Force users to reset passwords regularly. Now, there are thoughts that if you make passwords longer in length, you don’t have to reset passwords as often. Talk to an infosec professional to discuss the pros and cons, and impact in terms of compliance requirements, e.g., PCI, FERPA, etc.
MFA – multifactor authentication. This is one of the best ways to protect your organization from the impact of having someone’s username and password stolen, whether through a phishing email, credential harvesting website, etc. Even if your employees get tricked into sharing their username and password, unless the bad guy is super sophisticated, chances are they won’t have the ability to fake access to the second factor (e.g., hard token, SMS text to your cell phone, mobile application, etc.) to successfully log into agency services. Unless, they do have access to that second factor, in which case…
- Access control/permissions
This applies to storing files in your local network as well as what is in MS365 or an Amazon Web Service S3 bucket.
Your security is only as good as the controls you put in place. I have been in multiple orgs where sensitive data was stored in folders that everyone had access to. This is potentially even a bigger problem for files stored in the cloud, because many people think that it is the cloud provider’s responsibility. It is not! How is Microsoft expected to know who should have what level of access to your salary spreadsheet?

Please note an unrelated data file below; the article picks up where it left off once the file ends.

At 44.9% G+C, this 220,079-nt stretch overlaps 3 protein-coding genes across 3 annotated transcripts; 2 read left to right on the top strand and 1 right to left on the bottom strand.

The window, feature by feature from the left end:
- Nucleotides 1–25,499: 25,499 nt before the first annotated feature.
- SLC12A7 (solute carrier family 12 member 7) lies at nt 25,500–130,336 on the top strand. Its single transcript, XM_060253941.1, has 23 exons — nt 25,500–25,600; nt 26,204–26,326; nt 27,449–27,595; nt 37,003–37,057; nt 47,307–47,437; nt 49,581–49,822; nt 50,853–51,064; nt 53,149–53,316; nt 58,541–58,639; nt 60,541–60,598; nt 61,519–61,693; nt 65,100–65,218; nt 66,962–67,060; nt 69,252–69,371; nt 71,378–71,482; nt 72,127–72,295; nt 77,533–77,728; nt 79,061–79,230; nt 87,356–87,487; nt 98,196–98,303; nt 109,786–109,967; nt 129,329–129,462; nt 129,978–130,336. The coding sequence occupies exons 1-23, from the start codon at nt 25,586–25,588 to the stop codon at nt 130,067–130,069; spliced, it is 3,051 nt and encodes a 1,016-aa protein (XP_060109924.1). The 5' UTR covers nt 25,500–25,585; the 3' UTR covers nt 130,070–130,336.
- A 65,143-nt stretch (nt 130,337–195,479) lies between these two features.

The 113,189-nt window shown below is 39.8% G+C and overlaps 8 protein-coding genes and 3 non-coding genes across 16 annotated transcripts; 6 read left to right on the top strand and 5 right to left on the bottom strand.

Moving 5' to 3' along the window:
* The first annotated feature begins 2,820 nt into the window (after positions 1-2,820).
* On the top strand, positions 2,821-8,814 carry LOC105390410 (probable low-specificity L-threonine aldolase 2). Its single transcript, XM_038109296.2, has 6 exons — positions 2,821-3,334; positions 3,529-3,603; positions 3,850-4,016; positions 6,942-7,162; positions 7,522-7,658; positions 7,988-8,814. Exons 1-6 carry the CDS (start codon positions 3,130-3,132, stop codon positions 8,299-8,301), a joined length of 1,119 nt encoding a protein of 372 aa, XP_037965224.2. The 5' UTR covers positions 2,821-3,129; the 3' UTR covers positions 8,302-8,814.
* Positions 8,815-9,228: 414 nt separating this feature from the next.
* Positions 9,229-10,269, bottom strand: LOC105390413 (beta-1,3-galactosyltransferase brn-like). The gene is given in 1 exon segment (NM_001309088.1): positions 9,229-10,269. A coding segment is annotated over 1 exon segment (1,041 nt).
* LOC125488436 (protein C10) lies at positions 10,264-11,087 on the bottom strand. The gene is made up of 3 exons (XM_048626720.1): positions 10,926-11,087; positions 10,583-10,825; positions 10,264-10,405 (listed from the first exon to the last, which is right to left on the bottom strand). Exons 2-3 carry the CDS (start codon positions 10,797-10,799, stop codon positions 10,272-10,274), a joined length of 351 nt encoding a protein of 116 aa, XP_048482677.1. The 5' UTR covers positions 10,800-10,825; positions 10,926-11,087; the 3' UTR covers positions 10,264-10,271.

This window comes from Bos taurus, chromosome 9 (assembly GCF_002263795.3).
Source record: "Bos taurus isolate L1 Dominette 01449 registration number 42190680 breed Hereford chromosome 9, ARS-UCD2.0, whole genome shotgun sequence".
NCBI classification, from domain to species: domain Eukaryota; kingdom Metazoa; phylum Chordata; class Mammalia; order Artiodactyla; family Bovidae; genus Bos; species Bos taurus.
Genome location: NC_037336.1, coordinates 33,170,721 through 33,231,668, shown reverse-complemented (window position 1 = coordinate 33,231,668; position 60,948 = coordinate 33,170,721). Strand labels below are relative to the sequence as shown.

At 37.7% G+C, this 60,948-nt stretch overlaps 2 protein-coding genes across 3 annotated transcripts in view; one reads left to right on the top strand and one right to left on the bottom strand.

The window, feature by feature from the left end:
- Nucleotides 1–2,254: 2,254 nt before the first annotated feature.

How often do you validate you have the right permissions? Once a year? Never?!
I will continue this discussion in my next and last post. Thanks for reading and participating!
Interested in becoming a Featured Contributor? Email topics you’re interested in covering for GovLoop to [email protected] And to read more from our Winter 2021 Cohort, here is a full list of every Featured Contributor during this cohort.
Lester Godsey is the Chief Information Security and Privacy Officer for Maricopa County, Arizona, which is the fourth most populous county in the United States. With over 25 years of higher education and local government IT experience, Lester has spoken at local, state and national conferences on topics ranging from telecommunications to project management to cybersecurity and data. His current areas of professional interest center around IoT (Internet of Things) technology and data management and the juxtaposition of these disciplines with cybersecurity. You can follow Lester on LinkedIn.